If you meet on Feb. 14 more men wearing laurel wreaths on their heads and holding wine bottles but not flowers, then you certainly are in Bulgaria.
This is so, because the small Balkan country on this day widely celebrates St. Tryphon, the protector of viticulture and wine, while marking of the traditional Valentine's Day as in many other countries is yet to gain momentum there.
This feast is called "Tryphon Zarezan," which is widely known as a producer of wine from the time of the Thracians, some 5,000 years ago, and since ancient times celebrations are organized on this day throughout the country.
Bulgaria is still on the world wine map, being fourth largest wine producer in the world and the second largest exporter after France in 1978, while the overall production of the divine drink in the country amounted to 1.37 million hectolitres in 2012.
Following the tradition, the residents of the town of Straldzha, a wine producing center some 315 km east of the Bulgarian capital Sofia, gathered together on Friday morning in the town square to mark the beginning of the festivities.
ALL ROADS LEAD TO VINEYARDS
Against the backdrop of folk music and dance, Mitko Andonov, the Mayor of the municipality, said that on this day all roads led to the vineyards.
Right after that, the people moved to the vineyards near the town, where a priest blessed the vineyard for fertility, and vines were pruned and sprinkled with holy water and wine.
"Not only for me but for all residents of the municipality and the town of Straldzha, this is a big feast because viticulture is highly developed in our region," Andonov said in an interview with Xinhua.
Here were grown famous grape varieties such as Muscat from Straldzha and Merlot, and local alcohol producers made Muscat Rakia, Andonov said, "We have also new varieties, new producers, new types of grapes and fine wines."
A company called "Panda Invest" is one of the new producers mentioned by Andonov. Seven years ago, it planted 115 hectares of vineyards located along the nearby village of Nedialsko, and makes some 500,000 liters of wine annually.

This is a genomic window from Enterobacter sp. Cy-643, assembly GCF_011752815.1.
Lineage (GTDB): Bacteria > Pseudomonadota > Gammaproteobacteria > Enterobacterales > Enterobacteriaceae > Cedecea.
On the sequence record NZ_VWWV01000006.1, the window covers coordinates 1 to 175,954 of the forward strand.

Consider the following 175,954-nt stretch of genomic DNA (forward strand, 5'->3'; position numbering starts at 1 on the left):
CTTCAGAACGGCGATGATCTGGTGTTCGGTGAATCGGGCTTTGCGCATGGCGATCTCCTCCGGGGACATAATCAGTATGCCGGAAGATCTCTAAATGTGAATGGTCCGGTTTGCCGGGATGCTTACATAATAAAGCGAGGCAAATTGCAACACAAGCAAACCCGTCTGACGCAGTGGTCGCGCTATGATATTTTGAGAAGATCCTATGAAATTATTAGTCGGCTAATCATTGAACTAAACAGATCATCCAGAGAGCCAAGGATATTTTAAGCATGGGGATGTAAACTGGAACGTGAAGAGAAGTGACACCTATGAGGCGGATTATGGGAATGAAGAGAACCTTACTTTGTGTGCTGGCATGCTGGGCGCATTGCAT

Since the planting of the vineyards, the owner of the company Ivailo Pandov has been inviting on Feb. 14 his friends to have a fruitful year and quality grapes.
This Friday, his guests were welcomed by bagpipe players and girls who served ritual bread with honey and salt. Everyone was also decorated with a laurel wreath.
Then, a priest blessed the vineyard for fertility, and Pandov and his guests pruned vines.
The celebration continued with folk songs, dances and banquet.
CHINA AS DESTINATION FOR BULGARIAN WINE
Pandov told Xinhua that his company makes the ends meet not easily, because he planted the vineyards with his own funds, and then it turned out that the maintenance was quite expensive.
"We still can not get a fair price for our work, because the grapes in Bulgaria have not a very high price, but we are managing to survive," Pandov said.
His business is to make wines and have good partners in China, he said. "In fact, our main partners for whom we export wines are in China," Pandov said, adding that he has already exported there about 80,000 liters of wine.
He said he expected his partners to develop distribution, and Bulgarian wines to become increasingly popular in China.
Asked about which feast on Feb. 14 is more popular in his country, he said that in fact, Tryphon Zarezan is a typical Bulgarian feast, while Valentine's Day began to be celebrated not long ago, since 10 to 20 years.
"But wine and love in Bulgaria are inextricably linked. When there is wine, there is love. The two are always together," Pandov saidn